Today’s review is of a middle grade novel by one of my author friends from over at YAAR. Ethan’s Secret by Patrick Hodges is the second in a series, and while they could stand alone, I would recommend reading them in order.
Ethan’s Secret follows the story of Kelsey who is a spunky little thing from the first book. In this story, she meets Ethan who is a new kid in her school and her detective-wired brain is instantly interested in the boy who is trying too hard to be one of the ‘bad boys’.
Honestly, I went into this book with super high expectations (probably because I enjoyed the first one so much) and while I wasn’t disappointed in the overall story at all, there were a few things that I didn’t like. I’ll list those first to get them out of the way and on to the good stuff! First, I should issue a warning that the rest of this review will have some sub-plot spoilers, but no plot spoilers. I hope that makes sense.
Okay, so I didn’t like the whole sub-pot with Kelsey’s friend Bree. Now before anyone who’s read the book automatically assumes my reasoning, let me explain. Bree started treated Kelsey like crap the minute she admitted to having a crush on Ethan and started spending time with him. This wasn’t a one time thing, but nasty treatment over the course of a month. Then, when Kelsey realizes it is because Bree has a crush on her and confronts her, Bree about-faces and then asks Kelsey to kiss her (even though she’s pretty much with Ethan at this point) just to be sure there isn’t any connection between them. Later, Kelsey kisses Ethan and thinks it’s funny she kissed a boy and a girl in the same day. Now, to be fair, let’s consider how this would look if Bree was a guy. He treats his friend like crap because he’s jealous and likes her, then he pressures her into kissing him to prove there’s nothing between them, then she laughs at the craziness of kissing two boys in one day! The whole scenario bothered me…a lot and seemed to promote a real doubled standard. Beyond, that our main character is a take-no-crap from anyone type of girl. I found it hard to believe that she would willingly allow her friend to treat her so bad, simply forgive her because of her emotions and sexuality, and then be pressured by guilt into kissing her. It really weakened a character I loved.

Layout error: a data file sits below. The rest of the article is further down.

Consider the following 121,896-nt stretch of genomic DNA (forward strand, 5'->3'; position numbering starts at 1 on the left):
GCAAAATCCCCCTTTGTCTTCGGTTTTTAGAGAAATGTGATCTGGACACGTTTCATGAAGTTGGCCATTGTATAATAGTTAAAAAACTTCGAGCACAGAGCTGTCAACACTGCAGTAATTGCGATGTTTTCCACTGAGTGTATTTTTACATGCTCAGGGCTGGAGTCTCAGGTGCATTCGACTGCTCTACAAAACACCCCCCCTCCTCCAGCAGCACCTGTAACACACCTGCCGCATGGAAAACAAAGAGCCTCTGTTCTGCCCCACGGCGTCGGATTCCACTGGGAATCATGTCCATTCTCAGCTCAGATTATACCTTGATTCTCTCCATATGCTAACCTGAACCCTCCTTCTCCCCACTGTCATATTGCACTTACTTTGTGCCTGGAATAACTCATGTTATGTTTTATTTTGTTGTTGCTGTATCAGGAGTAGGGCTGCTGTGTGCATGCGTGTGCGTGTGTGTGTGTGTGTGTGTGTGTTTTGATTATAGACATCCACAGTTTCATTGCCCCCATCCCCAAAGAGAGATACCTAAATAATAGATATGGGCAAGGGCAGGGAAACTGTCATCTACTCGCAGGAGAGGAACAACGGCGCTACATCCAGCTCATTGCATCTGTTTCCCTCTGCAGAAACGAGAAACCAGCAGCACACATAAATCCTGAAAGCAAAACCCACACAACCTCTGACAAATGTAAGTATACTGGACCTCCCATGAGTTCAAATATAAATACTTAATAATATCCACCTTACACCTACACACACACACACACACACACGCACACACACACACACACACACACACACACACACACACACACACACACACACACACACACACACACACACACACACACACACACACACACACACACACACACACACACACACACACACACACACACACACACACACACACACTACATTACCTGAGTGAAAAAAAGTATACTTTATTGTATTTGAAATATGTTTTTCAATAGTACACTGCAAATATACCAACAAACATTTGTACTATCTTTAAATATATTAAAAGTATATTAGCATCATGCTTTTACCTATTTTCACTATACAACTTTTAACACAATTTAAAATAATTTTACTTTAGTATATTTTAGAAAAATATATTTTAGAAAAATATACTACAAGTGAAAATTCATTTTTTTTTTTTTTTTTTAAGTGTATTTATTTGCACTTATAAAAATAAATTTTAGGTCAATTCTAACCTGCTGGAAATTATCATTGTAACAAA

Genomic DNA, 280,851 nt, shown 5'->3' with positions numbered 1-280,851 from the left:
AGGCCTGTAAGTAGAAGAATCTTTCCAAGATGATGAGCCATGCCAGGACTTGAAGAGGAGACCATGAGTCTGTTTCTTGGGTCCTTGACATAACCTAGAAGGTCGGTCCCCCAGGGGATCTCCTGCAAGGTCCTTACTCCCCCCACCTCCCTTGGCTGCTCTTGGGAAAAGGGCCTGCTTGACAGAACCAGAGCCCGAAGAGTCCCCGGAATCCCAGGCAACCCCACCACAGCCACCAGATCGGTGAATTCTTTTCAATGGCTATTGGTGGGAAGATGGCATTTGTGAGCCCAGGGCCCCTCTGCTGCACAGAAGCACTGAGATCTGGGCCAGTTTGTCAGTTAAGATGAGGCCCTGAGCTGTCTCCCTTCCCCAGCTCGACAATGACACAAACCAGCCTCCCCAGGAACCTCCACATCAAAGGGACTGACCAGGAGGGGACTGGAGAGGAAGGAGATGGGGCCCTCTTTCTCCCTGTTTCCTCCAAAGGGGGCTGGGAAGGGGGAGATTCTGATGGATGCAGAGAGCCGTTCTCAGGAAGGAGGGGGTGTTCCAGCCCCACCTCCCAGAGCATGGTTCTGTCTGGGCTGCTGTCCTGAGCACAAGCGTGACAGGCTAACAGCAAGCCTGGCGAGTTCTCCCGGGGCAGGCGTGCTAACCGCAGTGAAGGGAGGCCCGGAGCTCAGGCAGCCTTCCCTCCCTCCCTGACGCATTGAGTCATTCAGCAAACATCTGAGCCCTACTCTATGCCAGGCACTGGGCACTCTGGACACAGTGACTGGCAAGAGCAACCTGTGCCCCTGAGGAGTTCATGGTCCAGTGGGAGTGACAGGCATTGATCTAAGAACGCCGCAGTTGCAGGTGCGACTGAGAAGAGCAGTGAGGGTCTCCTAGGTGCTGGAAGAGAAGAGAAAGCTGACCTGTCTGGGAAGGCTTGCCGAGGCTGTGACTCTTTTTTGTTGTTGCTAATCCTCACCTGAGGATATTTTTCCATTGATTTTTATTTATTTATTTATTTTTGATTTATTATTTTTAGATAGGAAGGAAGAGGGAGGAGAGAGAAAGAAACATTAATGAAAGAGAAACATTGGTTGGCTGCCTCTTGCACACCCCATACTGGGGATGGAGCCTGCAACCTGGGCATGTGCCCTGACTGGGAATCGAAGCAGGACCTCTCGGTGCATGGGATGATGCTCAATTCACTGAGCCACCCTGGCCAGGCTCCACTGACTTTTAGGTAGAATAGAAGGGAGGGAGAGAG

A subplot I would have loved to see expanded on instead, was Tanya–a girl who had been a bully, but changed her ways. I think that would have been great, and tied in with book one more. My only other hang-up with this book were other times Kelsey acted out of character. I thought she would be more leery of Ethan and I wanted to see her be more kick-butt at the end. She was cool, but I felt like someone stole the show…and I won’t tell you who!
What I liked about his book was the writing. I feel the author really knows and understands this age well and it isn’t an easy age to write. I liked that Kelsey had a great relationship with her dad. I loved seeing her respect toward him. I also like Ethan coming to appreciate and help his brother more. It took me awhile to connect with Ethan, maybe because he is so lost, but by the end I was definitely rooting for him. Although I figured out the ‘secret’ pretty early on, I don’t think this detracted at all from the story as I still wanted to see how it would end. And the ending was great. I loved that the author didn’ t go for a quick fix HEA, but I was still so satisfied by the end. And it was a little swoony.
Overall, I would recommend this book with a few reservations. The characters are 13, but their relationships are serious. I’m hoping to avoid this with my kids for as long as possible (maybe when they are 20?). For sure, they won’t be inviting their girlfriends over for dinner any time soon. Call me old fashioned, but I think that’s just such a young age for such an intimate relationship and, beyond that, for kids to not only explore, but define their sexuality. I think I was still playing with barbies at that age…and hadn’t yet realized I should shave my legs.;)
Going against the norm, I would have to say I preferred book one. Here, Hodges attacks the tough issue of bullying and makes both character’s so compelling you love them from the start. Here’s my Goodreads review of that one:
Joshua’s Island tackles the issue of bullying with a really hopeful, positive light. Our main character, Joshua handles the abuse he is receiving at school like so many kids, in silence. Eve gets to him and teaches him the power of opening up and letting other people help him. I think this is a great book to have your kids read, to open their eyes to the people being damaged around them and to teach them to trust. It does have some mild swearing and the two main characters are pretty young to have such a serious relationship, but considering the situation, this seems realistic. Hodges voice makes it feel like you are sitting down with a friend and listening to them tell a story. The descriptions in the book aren’t overly unique or stunning, but the simplicity of the writing only makes the story more authentic and heartfelt. I would call this a solid read that handles a tough issue with class.
So start with Joshua’s Island and follow Kelsey to Ethan’s Secret to get the rest of Kelsey’s story. Happy reading, friends!